House bill to declare state of emergency for Alaska Native languages passes committee

House Community and Regional Affairs hearing on Tuesday, March 8, 2018 with Dan Ortiz answering questions on HCR 19, a bill urging Governor Bill Walker to issue an administrative order recognizing a linguistic emergency for Alaska Native languages.
(Credit Alaska State Legislature)

A bill to declare a state of emergency for Alaska Native Languages has moved out of one state House committee and into another. House Concurrent Resolution (HCR) 19 saw widespread testimonial support from Alaska Native academics, Tribal members, and non-Native Alaskans as well.

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The House Community and Regional Affairs committee passed the resolution after two days of public testimony on Thursday.

Lance Twitchell, who is Tlingit, is an Assistant Professor of Alaska Native Languages at the University of Alaska Southeast and a council member of the Alaska Native Language Preservation and Advisory Council. He gave his testimony first in Tlingit, then English. In a report at the beginning of the year, Twitchell and the Language Advisory Council said that not only are a majority of the 20 recognized Alaska Native languages in danger of being lost at the end of this century, but direct action is needed on the legislative level.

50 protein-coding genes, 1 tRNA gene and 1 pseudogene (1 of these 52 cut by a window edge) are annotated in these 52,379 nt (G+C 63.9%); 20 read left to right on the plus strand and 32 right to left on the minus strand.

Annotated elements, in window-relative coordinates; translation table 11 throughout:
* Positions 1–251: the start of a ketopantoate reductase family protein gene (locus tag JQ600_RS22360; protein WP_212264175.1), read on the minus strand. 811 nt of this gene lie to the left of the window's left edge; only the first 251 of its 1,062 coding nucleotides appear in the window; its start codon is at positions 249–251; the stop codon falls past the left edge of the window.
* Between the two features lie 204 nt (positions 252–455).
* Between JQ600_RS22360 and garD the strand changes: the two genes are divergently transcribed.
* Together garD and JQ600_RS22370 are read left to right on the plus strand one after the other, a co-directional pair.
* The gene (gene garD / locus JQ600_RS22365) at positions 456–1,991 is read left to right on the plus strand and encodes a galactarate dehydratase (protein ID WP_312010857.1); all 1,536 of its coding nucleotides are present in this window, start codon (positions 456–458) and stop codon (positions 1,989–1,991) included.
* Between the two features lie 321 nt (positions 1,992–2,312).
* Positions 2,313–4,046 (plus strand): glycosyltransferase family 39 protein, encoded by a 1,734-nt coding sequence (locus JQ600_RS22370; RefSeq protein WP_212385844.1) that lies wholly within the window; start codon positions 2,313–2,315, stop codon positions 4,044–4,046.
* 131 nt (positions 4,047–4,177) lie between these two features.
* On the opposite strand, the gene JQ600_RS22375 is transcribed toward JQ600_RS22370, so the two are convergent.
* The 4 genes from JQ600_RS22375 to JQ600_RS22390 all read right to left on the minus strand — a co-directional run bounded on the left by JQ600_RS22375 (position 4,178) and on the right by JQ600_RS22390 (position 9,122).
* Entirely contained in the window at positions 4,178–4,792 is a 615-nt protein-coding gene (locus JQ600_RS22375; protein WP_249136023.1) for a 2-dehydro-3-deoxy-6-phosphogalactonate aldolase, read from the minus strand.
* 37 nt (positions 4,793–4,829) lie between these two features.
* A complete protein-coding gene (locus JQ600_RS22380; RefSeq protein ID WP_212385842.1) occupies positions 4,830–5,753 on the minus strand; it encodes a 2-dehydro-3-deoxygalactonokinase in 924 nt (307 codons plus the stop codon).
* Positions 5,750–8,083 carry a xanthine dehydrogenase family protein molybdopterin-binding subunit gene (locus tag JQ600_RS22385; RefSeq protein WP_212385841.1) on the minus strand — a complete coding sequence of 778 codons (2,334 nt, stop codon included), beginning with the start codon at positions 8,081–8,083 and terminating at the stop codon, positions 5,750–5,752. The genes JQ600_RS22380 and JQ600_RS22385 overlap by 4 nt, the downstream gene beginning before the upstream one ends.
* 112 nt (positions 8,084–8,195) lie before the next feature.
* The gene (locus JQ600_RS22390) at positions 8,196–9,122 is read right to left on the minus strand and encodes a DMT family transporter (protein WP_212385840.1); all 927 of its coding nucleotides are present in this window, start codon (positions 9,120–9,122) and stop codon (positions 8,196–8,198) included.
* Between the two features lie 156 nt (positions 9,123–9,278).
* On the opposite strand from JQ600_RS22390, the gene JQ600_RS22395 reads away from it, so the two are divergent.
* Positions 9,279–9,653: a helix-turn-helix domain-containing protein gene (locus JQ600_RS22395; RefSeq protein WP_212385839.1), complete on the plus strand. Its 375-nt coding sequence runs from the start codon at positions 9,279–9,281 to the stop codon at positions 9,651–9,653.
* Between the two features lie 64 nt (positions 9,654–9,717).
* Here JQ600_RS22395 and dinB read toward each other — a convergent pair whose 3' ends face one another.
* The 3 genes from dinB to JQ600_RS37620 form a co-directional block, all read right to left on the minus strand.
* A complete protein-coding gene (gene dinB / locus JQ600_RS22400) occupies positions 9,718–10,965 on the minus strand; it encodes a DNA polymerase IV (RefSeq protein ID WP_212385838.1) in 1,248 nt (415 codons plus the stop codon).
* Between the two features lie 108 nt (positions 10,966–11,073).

Along with nearly 30 people testifying, not including numerous written testimonies, Twitchell wanted to share accounts left by elders.

“It is hard for us to hear, and I assure you the reason I share it is not to make anyone feel guilty, but this testimony must include the suffering of our elders and our ancestors,” Twitchell said. “This is a real thing, and must not be transformed into a metaphor or minimized into tough choices or the ways that things had to be.”

Twitchell then recounted survivors’ stories of twentieth century Alaska Native boarding schools, with one Tribal elder recalling being doused with kerosene, and other methods used at the time to discourage the use of indigenous languages and cultural practices for generations of Alaska Native peoples.

Some also recommended what sort of actions ought to follow the declaration, from building upon successful models of language programs such immersion schools, to creating a statewide Alaska Native School Board for “Alaska Native tribal and charter schools.”

The Resolution was amended. Representative Dan Saddler wanted to stress how important language is to Alaska Native culture as a whole, and he also wanted to add language about urgency.

“What I want to explicitly say is that we call for fast action,” Rep. Saddler said. “I think it behooves us to say that the state agencies, and Governor, and the legislature, and the Native Language Preservation Advisory Council should work expeditiously.”

HCR 19, sponsored by Representative Dan Ortiz, will now go to the House Rules Committee. Should it later pass in a House vote, Senator Donald Olsen, according to Rep. Ortiz’s staff, would introduce it in the Senate.

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